generating, by the first network construct, the protocol data unit, the protocol data unit containing, as an address, at least one capability of the second network construct, the capability addressed protocol data unit being addressed to all constructs on the communication network having the at least one capability, the capability addressed protocol data unit specifying at least one of a set of possible capabilities to enable the capability addressed protocol data unit to be selectively received by only those network constructs with the selected capability; and
issuing, by the first network construct, the protocol data unit for transmission onto the communication network.
2. The method of claim 1, wherein the address is a destination address.
3. The method of claim 2, wherein the destination address is a destination Media Access Control (MAC) address.
4. The method of claim 1, wherein the second network construct is a provider edge network element, and wherein the capability is specific to provider edge network elements.
5. The method of claim 1, wherein the second network construct is a port of a particular type on a network element, and wherein the capability is specific to that type of port.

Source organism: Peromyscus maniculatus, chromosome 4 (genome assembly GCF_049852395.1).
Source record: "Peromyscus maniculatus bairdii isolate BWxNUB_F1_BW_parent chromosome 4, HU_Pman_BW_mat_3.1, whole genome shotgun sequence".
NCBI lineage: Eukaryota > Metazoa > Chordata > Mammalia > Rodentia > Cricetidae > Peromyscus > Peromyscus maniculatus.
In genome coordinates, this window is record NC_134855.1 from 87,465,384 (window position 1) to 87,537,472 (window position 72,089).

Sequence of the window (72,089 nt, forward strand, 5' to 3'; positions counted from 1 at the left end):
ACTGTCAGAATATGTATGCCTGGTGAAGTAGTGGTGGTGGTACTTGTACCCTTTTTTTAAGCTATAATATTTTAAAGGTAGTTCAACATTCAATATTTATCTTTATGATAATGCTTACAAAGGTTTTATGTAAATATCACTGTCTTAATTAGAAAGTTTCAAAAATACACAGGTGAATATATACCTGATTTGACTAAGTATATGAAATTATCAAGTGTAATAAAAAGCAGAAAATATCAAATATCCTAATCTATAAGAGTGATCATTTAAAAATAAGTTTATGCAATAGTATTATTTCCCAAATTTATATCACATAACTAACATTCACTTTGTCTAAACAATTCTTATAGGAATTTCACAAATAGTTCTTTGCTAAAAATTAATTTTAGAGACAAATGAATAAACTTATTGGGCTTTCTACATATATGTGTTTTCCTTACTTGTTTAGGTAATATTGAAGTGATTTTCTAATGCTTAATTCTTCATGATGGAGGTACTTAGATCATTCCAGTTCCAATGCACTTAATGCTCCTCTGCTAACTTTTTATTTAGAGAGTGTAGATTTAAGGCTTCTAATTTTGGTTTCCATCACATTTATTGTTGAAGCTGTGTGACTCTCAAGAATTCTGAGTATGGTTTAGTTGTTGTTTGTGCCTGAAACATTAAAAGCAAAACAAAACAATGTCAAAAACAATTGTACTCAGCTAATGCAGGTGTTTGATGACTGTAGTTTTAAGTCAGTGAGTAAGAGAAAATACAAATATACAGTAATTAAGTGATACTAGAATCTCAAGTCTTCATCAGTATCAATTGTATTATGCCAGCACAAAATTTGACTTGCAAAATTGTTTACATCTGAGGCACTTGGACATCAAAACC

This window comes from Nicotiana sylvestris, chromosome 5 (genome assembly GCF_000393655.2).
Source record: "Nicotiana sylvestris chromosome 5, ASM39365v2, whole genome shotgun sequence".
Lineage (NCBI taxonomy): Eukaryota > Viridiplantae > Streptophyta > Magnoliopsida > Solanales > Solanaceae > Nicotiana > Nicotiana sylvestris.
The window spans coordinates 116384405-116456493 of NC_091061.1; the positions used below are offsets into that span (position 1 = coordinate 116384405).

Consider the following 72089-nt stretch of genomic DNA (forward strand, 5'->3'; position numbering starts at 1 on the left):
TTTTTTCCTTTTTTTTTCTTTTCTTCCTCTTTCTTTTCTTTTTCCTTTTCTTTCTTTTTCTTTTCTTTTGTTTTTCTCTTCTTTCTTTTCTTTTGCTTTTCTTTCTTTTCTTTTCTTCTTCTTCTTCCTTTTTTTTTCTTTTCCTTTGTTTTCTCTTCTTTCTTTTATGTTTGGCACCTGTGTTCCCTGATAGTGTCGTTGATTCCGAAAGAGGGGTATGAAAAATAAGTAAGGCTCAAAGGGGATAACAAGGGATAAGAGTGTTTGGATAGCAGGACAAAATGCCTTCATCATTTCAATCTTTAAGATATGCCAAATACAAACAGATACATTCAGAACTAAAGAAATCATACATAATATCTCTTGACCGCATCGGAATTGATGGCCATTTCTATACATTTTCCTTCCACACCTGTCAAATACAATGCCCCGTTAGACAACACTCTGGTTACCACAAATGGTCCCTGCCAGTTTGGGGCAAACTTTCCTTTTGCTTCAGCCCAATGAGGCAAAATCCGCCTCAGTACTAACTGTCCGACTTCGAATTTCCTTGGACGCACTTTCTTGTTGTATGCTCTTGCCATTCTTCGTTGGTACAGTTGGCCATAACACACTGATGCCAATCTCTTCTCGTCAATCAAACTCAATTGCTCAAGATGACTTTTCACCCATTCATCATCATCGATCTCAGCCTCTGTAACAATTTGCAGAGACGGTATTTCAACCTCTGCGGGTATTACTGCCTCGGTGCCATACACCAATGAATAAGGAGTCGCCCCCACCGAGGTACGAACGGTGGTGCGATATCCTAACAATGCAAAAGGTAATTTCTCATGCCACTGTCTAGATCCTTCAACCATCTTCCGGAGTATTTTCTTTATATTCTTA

6. The method of claim 1, further comprising listening for a reply to the protocol data unit from the communication network.
7. The method of claim 6, wherein receipt of a reply indicates the presence of the network construct on the communication network.
8. A method of receiving a protocol data unit by a network construct on a communication network, the method comprising:
filtering protocol data units, by the network construct, to identify capability addressed protocol data units that contain, as an address, at least one capability, the capability addressed protocol data unit being addressed to all constructs on the communication network having the at least one capability, the capability addressed protocol data unit specifying at least one of a set of possible capabilities to enable the capability addressed protocol data unit to be selectively received by only those network constructs with the selected capability; and